This article originally appeared on VICE Indonesia.
In a blow to the millions of people affected by the unsustainable palm oil industry, the Indonesian Ministry of Communication and Information (Kominfo) launched its #SawitBaik (#GoodPalmOil) campaign on Sept. 16. The Kominfo launched the Twitter account @SawitBaikID alongside the Palm Oil Plantation Fund Agency (BPDPKS) and hundreds of social media users paid to support the campaign.
The launch occurred just as forest fires across Indonesia reached their peak, which in some areas were caused by fires ignited to clear land for palm oil plantations.
Indonesia’s palm oil industry was under the spotlight when this year’s forest fires began. Abnormalities in patterns of scorched land that seemed to conveniently avoid palm oil plantations raised suspicion. As expressed by Tito Karnavian, Chief of Indonesian Police: “We saw from a helicopter that the land used for crop cultivation, both palm oil and other crops, had barely been touched by the fire,” he told local media.
As a monoculture crop, palm oil is not environmentally-friendly, but it plays an important role in Indonesia’s economy, which is why the government supports it. Many netizens felt the pro-palm oil campaign was insensitive to the ongoing forest fire and haze disasters.
President Joko Widodo (Jokowi) has admitted that his administration had been negligent in handling the crisis. “We don’t need to hold the same meeting every year. We automatically know that we must be prepared every dry season. We’ve been neglectful and allowed the fires to spread,” Jokowi said on Sept. 17 on a visit to Riau, a province where the fires are burning most intensely.
But the government continues to shed a positive light on the palm oil industry.
“This national movement will create positive support from the public on social media, clarify any negative thoughts surrounding palm oil, foster love for the plant, and create active participation in the campaign,” the description of the @SawitBaikID reads.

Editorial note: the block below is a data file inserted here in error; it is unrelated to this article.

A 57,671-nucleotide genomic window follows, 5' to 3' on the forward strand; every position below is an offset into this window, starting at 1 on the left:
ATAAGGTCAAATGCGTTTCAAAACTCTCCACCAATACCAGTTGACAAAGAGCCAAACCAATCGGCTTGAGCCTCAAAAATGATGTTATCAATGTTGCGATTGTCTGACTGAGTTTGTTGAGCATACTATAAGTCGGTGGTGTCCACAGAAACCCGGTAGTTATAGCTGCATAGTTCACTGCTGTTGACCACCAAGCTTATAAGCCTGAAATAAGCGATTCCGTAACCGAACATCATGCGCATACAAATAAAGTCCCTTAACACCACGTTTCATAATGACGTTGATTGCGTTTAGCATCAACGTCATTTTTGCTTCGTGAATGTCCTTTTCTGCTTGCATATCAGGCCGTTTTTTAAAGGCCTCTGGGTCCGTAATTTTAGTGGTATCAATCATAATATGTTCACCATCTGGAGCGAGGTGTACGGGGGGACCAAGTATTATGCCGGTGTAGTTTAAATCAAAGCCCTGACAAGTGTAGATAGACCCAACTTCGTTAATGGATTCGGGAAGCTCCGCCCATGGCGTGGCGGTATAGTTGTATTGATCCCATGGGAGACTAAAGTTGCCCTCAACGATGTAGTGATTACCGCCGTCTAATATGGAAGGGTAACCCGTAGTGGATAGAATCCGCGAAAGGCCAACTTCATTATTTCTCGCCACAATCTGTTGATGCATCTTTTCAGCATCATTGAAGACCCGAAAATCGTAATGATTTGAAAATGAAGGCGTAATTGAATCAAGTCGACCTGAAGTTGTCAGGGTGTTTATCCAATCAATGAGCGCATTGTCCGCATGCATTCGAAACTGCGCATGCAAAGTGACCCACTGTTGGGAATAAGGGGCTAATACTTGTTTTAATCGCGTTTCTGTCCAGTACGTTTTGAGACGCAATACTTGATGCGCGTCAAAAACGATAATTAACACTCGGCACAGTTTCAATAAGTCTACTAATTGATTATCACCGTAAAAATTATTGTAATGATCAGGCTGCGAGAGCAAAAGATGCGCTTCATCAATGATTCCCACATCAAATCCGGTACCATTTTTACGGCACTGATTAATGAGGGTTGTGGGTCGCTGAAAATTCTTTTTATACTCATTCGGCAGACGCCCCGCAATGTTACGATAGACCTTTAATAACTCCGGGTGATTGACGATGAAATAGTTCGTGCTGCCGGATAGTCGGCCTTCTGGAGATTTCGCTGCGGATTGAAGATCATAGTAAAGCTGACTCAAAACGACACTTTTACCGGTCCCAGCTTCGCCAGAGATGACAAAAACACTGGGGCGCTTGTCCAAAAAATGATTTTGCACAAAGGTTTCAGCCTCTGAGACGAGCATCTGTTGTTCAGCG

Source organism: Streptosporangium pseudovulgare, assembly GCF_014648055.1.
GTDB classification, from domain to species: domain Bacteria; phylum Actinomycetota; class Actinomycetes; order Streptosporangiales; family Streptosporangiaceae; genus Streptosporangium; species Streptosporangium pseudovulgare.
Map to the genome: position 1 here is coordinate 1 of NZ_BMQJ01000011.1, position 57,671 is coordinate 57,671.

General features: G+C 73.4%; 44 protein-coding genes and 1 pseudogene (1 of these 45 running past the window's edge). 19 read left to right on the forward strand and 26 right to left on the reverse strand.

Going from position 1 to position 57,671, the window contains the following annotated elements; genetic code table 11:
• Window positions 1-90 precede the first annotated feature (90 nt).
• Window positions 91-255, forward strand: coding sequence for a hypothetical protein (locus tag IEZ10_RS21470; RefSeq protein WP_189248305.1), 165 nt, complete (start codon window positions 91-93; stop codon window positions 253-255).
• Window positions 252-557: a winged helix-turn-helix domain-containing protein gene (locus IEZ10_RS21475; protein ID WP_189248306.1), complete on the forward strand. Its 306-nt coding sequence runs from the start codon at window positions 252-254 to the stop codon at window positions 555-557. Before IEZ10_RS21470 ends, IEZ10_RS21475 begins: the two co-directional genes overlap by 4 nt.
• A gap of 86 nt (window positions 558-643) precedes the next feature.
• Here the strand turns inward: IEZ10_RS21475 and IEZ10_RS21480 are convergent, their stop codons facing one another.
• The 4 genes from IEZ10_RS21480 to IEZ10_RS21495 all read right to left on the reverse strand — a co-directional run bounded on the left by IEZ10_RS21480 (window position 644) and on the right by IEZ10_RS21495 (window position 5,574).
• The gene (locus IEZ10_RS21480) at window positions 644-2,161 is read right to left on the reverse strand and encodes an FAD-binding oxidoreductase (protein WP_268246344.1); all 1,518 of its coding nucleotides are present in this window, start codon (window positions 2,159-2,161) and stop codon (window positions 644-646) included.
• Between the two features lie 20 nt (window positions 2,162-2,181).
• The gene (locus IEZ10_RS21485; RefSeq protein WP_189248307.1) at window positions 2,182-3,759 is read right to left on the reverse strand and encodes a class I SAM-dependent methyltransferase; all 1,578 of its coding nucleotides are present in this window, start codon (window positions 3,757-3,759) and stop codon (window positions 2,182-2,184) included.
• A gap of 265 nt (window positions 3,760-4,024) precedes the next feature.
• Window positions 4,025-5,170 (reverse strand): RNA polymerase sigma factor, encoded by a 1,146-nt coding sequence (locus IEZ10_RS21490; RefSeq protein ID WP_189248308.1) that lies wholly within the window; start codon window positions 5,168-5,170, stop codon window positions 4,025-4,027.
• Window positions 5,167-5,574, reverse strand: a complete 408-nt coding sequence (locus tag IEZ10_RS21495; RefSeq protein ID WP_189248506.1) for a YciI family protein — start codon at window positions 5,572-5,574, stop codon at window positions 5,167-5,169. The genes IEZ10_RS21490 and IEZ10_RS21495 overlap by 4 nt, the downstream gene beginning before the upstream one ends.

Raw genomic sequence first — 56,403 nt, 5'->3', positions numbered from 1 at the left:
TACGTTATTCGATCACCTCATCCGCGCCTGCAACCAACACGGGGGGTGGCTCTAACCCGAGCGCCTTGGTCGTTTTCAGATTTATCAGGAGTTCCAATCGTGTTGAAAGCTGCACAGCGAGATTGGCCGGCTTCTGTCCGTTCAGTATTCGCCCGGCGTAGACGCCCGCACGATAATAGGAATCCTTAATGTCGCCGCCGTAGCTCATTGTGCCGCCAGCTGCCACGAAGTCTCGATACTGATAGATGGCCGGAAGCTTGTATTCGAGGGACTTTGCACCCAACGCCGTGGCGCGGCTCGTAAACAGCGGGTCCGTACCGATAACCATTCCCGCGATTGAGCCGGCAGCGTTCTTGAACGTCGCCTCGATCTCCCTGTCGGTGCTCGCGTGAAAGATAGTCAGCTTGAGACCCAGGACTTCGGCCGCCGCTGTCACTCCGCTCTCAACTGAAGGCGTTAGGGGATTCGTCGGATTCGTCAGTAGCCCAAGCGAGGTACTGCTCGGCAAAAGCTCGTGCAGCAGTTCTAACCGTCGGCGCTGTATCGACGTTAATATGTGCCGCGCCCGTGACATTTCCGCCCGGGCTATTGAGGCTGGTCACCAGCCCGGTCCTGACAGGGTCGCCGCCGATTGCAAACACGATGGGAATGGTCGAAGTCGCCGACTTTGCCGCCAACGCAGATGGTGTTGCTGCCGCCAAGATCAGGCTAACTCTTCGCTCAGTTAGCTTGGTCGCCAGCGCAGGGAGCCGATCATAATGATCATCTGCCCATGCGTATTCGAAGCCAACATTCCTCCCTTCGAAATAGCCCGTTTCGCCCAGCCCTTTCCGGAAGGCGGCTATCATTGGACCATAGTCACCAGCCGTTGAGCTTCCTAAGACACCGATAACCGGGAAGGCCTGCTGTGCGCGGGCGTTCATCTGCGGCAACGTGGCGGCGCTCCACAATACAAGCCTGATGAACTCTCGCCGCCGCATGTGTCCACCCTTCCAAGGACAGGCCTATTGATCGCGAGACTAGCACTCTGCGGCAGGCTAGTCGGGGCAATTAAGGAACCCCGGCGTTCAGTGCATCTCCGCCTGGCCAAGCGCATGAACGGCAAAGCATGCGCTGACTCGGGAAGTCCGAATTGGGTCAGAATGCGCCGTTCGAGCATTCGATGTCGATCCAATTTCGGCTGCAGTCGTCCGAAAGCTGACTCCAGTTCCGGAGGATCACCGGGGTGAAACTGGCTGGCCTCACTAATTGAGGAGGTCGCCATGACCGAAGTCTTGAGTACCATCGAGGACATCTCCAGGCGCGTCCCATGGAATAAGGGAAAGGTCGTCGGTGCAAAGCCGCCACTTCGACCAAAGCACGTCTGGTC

Earlier this week, the Kominfo even hosted an “Influencer meeting and social media launch” for #SawitBaik. Septriana Tangkary, a Kominfo official, said that influencers are expected to spread positive sentiment around the pro-palm oil campaign and promote it as one of Indonesian economy’s strengths.
“Palm oil was one of the top five contributors to the strength of Indonesia’s currency in 2017,” Tangkary said.
Meanwhile, Mukhamad Misbakhun, a member of the Indonesian People’s House of Representatives, said the campaign’s merit is a matter of opinion. He believes that negative sentiments towards palm oil are supported by foreign entities in an effort to undermine Indonesian commodities, and so it must be fought through social media.
“Social media can help spread positive things about palm oil,” Misbakhun said at the influencer meeting. “I am glad that the Kominfo launched the #SawitBaik campaign. Since Indonesia has one of the highest number of social media users in the world, public opinion can be swayed online.”
Misbakhun is aware that people are reluctant to support the palm oil industry because it leads to deforestation and forest fires, and destroys ecosystems and peatlands, but he said restricting palm oil cultivation can affect the market and the lives of ordinary people trying to make a living.
“The impact of such negative campaigns is the price of the raw product drops, which affects the farmers,” Misbakhun said.
Pro-palm oil campaigns are not only led by the Kominfo. The Indonesian Drug and Food Agency (BPOM) has also banned the distribution of products labelled “Palm Oil-free” since August.